Reverend Doctor Gene Reeves, respected Buddhist scholar and teacher, and Unitarian Universalist minister, died on Wednesday, Patheos blogger James Ford has reported. He is survived by his wife Yayoi Reeves and two daughters.
Reeves said of himself: “I am . . . a professional philosopher and think of myself, to some degree, as a philosopher. Being a philosopher is part of my identity. And it seems to me, it is part of my identity whether I choose it or not. It’s true, of course, that I originally made a choice to study philosophy and, in that sense, to become a philosopher. But since then, it has been part of my identity, part of my being—whether I like it or not. In one sense it is a chosen identity; in another it is not.” (Dharma World Magazine)
Born and raised in a small industrial town in New Hampshire, Reeves graduated from the University of New Hampshire with a psychology degree, and then pursued a degree in theology at Boston University, subsequently gaining a PhD in philosophy from Emory University.
Before he retired, Reeves taught at the University of Tsukuba and Rikkyo University in Japan, the University of Peking in China, and at the University of Chicago Divinity School and Meadville Lombard Theological School, Wilberforce University in Ohio, and Tufts University, and Antioch College in the United States.
Reeves lived in Tokyo for more than two decades, where he studied, taught, and practiced Buddhism as encapsulated in the Lotus Sutra, for which he also published a widely respected modern translation from Chinese into English—The Lotus Sutra: A Contemporary Translation of a Buddhist Classic (Wisdom Publications 2008)—that was intended to appeal to readers with little familiarity with Buddhist vocabulary, as well as long-time practitioners and students.
His most recent book is the companion volume The Stories of the Lotus Sutra (Wisdom Publications 2010). A Buddhist Kaleidoscope: Essays on the Lotus Sutra, which Reeves edited, was published in 2002 by Kosei Publishing.
Reeves was a co-founder of, and served as special minister at, the Tokyo-headquartered International Buddhist Congregation, a Buddhist community dedicated to practicing and sharing the Buddha’s teaching, as part of the much larger Rissho Kosei-kai lay Buddhist movement. In addition, Reeves helped found the Council for a Parliament of the World’s Religions and acted as a consultant to the Niwano Peace Foundation.
He was also an advisor to the Japan Liaison Committee of the International Association for Religious Freedom and participated in various activities of the World Conference of Religions for Peace.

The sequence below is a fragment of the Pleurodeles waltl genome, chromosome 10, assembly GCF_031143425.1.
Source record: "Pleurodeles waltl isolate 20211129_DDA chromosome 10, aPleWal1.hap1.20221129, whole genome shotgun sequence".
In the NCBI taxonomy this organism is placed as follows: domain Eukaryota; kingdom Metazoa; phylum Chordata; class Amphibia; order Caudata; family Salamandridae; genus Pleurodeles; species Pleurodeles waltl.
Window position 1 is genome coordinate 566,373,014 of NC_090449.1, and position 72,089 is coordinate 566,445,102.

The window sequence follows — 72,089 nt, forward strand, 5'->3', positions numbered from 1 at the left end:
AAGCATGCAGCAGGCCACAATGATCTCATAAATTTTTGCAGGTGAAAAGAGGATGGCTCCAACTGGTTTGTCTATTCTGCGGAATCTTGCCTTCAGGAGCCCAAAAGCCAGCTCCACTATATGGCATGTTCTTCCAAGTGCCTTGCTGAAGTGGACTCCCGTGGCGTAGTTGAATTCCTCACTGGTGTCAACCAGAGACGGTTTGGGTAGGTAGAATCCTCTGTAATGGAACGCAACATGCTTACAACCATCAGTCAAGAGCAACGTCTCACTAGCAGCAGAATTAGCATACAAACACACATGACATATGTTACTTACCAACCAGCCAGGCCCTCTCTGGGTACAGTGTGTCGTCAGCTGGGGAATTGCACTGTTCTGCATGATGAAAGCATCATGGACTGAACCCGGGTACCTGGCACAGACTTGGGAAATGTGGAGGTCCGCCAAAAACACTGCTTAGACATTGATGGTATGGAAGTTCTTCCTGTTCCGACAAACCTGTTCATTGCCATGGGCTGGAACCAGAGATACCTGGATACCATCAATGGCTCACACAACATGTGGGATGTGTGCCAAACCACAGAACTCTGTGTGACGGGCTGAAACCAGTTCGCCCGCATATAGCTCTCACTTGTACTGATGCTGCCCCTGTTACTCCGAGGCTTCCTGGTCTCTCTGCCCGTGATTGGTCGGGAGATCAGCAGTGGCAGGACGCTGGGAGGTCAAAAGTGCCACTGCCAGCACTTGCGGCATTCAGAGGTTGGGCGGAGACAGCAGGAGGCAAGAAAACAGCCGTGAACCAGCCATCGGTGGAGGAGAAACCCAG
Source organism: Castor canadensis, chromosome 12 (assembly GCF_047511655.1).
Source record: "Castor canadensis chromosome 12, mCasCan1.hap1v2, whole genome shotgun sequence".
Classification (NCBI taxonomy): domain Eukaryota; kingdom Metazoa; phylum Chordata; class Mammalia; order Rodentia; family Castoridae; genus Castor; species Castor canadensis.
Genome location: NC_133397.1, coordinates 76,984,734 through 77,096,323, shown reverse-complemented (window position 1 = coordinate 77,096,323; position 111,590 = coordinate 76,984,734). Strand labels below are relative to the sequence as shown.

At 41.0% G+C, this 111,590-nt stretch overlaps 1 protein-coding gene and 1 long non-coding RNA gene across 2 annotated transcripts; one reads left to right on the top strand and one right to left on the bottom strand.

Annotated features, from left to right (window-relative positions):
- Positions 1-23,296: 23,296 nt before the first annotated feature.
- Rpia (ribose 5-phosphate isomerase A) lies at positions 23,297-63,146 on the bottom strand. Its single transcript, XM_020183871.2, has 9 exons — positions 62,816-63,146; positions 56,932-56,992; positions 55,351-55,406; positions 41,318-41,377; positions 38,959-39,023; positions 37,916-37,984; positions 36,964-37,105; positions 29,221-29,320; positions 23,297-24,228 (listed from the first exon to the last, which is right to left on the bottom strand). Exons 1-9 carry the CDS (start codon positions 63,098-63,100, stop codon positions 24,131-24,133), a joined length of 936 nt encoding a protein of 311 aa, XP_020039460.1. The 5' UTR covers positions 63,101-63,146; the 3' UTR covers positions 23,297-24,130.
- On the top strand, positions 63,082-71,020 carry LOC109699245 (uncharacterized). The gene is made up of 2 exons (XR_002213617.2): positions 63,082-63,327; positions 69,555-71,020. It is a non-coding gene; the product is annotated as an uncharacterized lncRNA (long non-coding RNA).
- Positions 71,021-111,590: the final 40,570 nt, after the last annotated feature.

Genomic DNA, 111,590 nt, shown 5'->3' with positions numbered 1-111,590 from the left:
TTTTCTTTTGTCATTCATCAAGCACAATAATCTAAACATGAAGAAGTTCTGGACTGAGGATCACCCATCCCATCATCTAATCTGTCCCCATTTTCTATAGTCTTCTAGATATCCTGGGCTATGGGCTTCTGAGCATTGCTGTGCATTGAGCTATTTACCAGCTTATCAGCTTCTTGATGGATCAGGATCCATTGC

In 2012, Reeves retired as distinguished professor at Renmin University of China in Beijing, while continuing to conduct field research on contemporary Chinese Buddhism in China. He participated in the World Buddhist Forum in China and in the International Lay Buddhist Forum in Korea and Spain.
Reeves was active supporter for more than 50 years of civil rights causes, working with Martin Luther King, Jr. and Chicago Mayor Harold Washington. He was also active for many years in interfaith conversations and organizations.
In an article for Dharma World Magazine, Reeves recounted of his life: “. . . I was raised Christian. At 20 I became a Unitarian. At 30 I became a Unitarian Universalist. And at 50 I became a Buddhist. But not once did I think of those becomings as a conversion from one faith to another. And so I remain, in my own self-understanding, Christian, Unitarian, Universalist, and Buddhist.”
Unitarian Universalism is a liberal religion dictating no creed, but dedicated toward a shared search for spiritual growth and development expressed in seven principals, defined as: The inherent worth and dignity of every person; Justice, equity and compassion in human relations; Acceptance of one another and encouragement to spiritual growth in our congregations; A free and responsible search for truth and meaning; The right of conscience and the use of the democratic process within our congregations and in society at large; The goal of world community with peace, liberty, and justice for all; Respect for the interdependent web of all existence of which we are a part.
Gene Reeves, Unitarian Universalist Minister, Buddhist Scholar & Teacher (Patheos)
Multiple Belonging (Dharma World Magazine)
Gene Reeves (Wisdom Publications)
International Buddhist Congregation